Flying Too Close to the Sun

Flying Too Close to the Sun

Leonardo DiCaprio plays the enigmatic Howard Hughes in Scorsese’s ‘Aviator’

Here’s a real conundrum—why would Martin Scorsese spend millions of Miramax dollars on scrupulous ‘40s Hollywood research and production for “The Aviator,” his biopic of Howard Hughes, and then cast some blandly handsome, soap opera-looking guy as Spencer Tracy, whom many considered the most distinctive film actor of his generation?

And never mind that Scorsese has Katharine Hepburn (Cate Blanchett), as Tracy’s great inamorata, wearing slinky Jean Harlow gowns and partying at the Coconut Grove—in short, doing what that publicity-shunning, super-private actress never did in real life.

Blanchett, expert actress that she is, gives a witty impersonation, although her broad Aussie beak is a far, flat cry from Hepburn’s actual one, once described in song by Cole Porter as “the perfect nose.” Blanchett figures prominently in the early movie-making period of Hughes’ life, which is, admittedly, by far the most diverting section of this overlong film. Their titanic affair is scripted by John Logan as a facile, none-too-inspired screwball comedy, which, for all its behind-boudoir-doors efforts, doesn’t begin to capture the real fun and romance suggested by a series of ardent, witty, disguised-identity telegrams they sent one another during Hughes’ record-breaking 1938 round-the-world flight, on display at Hepburn’s recent estate auction at Sotheby’s.

It’s a sad fact that, these days, Scorsese doesn’t seem to be able to make anything less than an epic, which would be all right if the content of his films merited their length and, too often, overt violence. Despite Scorsese’s deep knowledge of and love for film, it’s fairly obvious that his last really entertaining one was “Goodfellas,” 15 years ago.

Apart from perhaps the most harrowing airplane crash in film history, much of “The Aviator” is a big wide yawn. There are endless scenes of Hughes conferring with engineers over how to build the perfect plane and later, protracted courtroom sequences in which, under investigation for corruption, he tries to wrest commercial control of the airways from Pan Am’s then-monopoly. And, once Hepburn leaves him, the Hollywood-based scenes become trite and dull with interchangeable actresses playing his replacement lovers, Faith Domergue (Kelli Garner) and Ava Gardner (Kate Beckinsale, way out of her chirpy element as the most beautiful, sensual woman to ever walk the screen.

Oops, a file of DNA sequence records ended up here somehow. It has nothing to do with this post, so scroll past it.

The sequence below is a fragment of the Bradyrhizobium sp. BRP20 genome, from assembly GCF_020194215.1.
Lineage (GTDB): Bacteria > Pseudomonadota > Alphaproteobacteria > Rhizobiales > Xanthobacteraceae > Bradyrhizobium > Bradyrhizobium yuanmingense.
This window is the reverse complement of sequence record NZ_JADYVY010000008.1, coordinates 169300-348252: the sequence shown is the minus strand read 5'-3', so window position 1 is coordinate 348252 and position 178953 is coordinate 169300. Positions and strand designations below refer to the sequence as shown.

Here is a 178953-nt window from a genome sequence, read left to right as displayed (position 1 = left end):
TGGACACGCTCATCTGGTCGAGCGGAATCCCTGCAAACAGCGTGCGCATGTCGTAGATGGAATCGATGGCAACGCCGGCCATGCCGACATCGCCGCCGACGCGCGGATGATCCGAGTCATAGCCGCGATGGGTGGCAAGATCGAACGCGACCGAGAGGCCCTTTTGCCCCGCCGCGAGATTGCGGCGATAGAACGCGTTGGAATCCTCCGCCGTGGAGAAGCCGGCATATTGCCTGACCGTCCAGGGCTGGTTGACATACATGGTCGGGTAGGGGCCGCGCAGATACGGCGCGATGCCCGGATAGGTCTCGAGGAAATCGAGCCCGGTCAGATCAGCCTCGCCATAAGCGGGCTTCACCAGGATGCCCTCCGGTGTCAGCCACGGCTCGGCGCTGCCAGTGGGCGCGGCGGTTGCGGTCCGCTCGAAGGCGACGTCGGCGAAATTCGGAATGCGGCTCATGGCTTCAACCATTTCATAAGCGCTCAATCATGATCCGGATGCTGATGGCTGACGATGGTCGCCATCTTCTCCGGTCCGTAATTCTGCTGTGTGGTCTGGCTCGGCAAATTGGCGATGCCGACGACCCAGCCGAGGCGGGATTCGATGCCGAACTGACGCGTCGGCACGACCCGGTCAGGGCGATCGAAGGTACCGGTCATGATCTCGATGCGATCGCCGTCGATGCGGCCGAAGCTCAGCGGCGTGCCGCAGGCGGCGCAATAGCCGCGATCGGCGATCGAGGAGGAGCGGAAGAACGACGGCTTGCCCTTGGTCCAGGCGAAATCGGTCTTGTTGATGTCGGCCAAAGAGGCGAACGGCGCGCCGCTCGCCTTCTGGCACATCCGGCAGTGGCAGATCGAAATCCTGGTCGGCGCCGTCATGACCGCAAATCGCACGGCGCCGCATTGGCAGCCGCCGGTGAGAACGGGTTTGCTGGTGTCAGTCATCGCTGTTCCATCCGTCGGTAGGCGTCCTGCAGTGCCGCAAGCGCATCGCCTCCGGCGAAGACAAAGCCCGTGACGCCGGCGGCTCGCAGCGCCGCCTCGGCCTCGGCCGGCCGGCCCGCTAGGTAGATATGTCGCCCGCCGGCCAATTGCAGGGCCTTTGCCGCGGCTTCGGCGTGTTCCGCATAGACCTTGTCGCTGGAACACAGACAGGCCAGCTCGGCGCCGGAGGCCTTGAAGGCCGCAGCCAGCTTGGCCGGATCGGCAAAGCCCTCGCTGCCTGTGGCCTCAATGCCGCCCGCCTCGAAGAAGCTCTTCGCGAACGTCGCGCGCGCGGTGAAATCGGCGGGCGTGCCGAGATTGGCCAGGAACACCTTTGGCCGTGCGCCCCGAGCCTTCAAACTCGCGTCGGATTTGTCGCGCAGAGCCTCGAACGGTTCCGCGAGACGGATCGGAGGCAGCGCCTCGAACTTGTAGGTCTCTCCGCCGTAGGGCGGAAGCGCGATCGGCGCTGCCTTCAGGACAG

Portrayals of movie stars are always a dicey onscreen proposition. Those great luminaries are such indelible icons in our general consciousness and Scorsese, apart from the triumphant casting of Blanchett, descends into shoddy TV Movie of the Week trumpery—anyone remember Lynda Carter as Rita Hayworth? A too-angular and knowing Gwen Stefani muddles our memory of the cherubically innocent wild child, Jean Harlow (star of Hughes’ totemic “Hell’s Angels”), while the now ubiquitous Jude Law is an epicene Errol Flynn.

The film’s major asset is Leonardo DiCaprio, who in every sense, leaps from boy to man, to become Hughes, a natural star, from enthusiastically callow youth to paranoid middle age. In his fedora, with a toothbrush moustache on his baby face, DiCaprio is a dead ringer for the familiar photographs of this manic millionaire. His best moment comes early on, when he breathtakingly seduces a nightclub waitress with a radiant intensity that easily convinces you of Hughes’ reputation, moolah aside, as one of Hollywood’s greatest cocksmen, who had every goddess in town, from Billie Dove and Bette Davis to Ginger Rogers and Lana Turner.

Hughes’ famous mania for cleanliness and phobia with germs, in DiCaprio’s over-washed hands, becomes something real and pitiable. In fact, Scorsese’s basic explanation of Hughes’ character occurs in his opening scene of the naked boy, Howard, being scrubbed down during a Texas cholera plague by a scarily domineering mother. Hughes was also partially deaf, something largely treated as an easy joke here. The scenes of Hughes going crazy are the weakest of Logan’s vast sketch of a script, and there’s not much that DiCaprio can do with them, besides manically repeat certain phrases over and over. Any kind of psychological depth completely eludes the filmmakers, and a prolonged sequence of paranoid isolation, with Hughes, naked, crazed and unkempt in his ravaged mansion, is disastrously attempted.

Surely, Scorsese might have come up with something more innovatively cinematic to suggest the undoing of this man’s mind besides a long tracking shot of endless bottles filled with urine.

This nearly three-hour film ends during the late ‘40s on an unfinished, definitely unsatisfying note. It’s unfortunate that you will likely stagger out, your eyelids heavy and your benumbed brain still full of many unanswered questions about the man.

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